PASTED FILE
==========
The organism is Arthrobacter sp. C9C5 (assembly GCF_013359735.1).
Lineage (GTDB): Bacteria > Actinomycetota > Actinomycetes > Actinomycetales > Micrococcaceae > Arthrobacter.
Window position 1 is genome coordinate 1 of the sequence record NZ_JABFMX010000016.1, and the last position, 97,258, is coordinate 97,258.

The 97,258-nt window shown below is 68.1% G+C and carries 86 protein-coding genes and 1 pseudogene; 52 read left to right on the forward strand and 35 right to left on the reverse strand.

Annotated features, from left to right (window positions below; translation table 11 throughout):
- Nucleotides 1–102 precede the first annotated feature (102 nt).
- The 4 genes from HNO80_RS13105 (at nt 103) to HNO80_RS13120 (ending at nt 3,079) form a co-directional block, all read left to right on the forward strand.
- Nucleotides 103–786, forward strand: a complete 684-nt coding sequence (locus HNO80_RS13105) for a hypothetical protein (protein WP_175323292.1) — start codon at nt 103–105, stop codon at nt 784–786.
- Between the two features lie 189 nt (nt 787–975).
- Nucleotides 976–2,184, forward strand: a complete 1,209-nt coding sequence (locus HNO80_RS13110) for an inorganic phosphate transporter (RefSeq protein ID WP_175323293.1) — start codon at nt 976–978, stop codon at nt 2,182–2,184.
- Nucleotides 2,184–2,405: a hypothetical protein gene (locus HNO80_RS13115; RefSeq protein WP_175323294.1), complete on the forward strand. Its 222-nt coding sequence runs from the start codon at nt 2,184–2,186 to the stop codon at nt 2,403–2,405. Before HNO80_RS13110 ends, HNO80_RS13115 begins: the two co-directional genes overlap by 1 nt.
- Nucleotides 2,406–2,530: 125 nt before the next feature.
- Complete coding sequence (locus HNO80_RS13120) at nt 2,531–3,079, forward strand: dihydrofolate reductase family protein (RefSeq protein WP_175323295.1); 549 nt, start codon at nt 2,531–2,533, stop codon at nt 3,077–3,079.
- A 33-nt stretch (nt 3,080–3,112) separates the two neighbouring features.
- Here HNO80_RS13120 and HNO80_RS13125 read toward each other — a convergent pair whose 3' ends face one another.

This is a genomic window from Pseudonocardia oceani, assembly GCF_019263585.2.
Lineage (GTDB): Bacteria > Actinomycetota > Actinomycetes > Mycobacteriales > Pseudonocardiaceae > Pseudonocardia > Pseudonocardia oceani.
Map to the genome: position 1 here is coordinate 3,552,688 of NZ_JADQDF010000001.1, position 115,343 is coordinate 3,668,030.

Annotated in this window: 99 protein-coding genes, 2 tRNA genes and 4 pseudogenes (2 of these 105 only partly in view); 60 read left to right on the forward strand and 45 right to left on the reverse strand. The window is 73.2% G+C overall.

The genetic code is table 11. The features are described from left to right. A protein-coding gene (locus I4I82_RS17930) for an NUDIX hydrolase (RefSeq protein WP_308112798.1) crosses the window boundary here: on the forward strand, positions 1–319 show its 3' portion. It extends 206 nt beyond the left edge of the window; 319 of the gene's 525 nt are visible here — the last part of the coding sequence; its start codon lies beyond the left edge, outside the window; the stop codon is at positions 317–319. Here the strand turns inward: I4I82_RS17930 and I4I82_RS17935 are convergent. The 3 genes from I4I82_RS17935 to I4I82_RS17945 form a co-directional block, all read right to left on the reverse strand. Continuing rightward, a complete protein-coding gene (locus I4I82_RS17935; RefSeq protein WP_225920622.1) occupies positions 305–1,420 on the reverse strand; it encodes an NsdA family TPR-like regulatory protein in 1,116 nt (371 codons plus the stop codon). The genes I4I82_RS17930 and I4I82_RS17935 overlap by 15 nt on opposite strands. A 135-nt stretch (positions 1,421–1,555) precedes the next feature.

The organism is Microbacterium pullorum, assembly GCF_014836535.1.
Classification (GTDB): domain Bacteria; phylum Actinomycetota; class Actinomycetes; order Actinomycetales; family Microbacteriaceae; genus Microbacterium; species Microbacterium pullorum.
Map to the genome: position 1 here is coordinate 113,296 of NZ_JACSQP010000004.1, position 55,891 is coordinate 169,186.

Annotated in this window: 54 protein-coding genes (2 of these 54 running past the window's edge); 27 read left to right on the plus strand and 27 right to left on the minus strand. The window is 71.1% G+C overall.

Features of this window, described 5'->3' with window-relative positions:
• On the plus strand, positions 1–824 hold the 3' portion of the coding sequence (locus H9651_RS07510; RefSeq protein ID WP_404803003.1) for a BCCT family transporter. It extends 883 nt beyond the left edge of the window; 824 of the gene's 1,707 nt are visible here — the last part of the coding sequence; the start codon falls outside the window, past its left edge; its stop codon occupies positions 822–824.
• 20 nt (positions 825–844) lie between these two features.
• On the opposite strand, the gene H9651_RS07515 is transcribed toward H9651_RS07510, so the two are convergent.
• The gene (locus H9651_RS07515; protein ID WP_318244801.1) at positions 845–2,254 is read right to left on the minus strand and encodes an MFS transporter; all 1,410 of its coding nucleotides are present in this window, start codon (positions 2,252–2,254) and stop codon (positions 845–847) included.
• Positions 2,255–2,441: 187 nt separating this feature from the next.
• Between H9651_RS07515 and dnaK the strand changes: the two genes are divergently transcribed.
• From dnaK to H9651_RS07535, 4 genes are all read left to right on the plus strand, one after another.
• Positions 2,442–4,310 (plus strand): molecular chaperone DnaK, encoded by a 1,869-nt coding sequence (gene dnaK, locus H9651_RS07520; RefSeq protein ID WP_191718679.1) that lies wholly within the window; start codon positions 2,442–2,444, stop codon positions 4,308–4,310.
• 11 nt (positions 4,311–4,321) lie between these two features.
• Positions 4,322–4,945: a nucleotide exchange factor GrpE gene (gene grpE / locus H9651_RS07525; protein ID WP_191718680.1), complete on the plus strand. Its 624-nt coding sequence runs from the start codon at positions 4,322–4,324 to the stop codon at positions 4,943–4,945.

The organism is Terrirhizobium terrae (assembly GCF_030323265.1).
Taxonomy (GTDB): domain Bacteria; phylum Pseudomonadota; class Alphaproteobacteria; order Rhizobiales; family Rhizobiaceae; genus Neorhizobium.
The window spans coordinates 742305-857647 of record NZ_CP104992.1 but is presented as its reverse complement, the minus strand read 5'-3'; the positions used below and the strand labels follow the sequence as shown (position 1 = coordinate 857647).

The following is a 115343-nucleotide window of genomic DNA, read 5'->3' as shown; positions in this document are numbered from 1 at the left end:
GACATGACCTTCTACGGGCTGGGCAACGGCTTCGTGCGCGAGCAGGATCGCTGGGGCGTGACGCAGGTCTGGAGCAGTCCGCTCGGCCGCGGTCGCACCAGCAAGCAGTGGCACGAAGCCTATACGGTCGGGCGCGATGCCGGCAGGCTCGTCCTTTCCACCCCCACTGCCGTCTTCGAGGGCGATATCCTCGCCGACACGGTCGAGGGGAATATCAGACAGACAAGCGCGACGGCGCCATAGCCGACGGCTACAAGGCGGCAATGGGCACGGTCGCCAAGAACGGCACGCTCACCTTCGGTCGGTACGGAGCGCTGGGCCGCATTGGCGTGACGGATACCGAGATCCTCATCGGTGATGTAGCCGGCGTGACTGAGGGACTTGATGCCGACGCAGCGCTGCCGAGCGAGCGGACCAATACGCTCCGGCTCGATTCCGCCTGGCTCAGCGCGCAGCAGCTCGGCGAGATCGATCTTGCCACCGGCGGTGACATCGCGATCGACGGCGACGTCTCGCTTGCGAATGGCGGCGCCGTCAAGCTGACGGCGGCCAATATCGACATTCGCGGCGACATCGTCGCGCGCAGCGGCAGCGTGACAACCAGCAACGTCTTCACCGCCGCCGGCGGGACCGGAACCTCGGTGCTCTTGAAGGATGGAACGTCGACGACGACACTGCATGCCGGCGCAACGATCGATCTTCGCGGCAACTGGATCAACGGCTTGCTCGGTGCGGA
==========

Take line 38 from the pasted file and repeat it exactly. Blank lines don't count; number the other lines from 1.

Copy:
The window spans coordinates 742305-857647 of record NZ_CP104992.1 but is presented as its reverse complement, the minus strand read 5'-3'; the positions used below and the strand labels follow the sequence as shown (position 1 = coordinate 857647).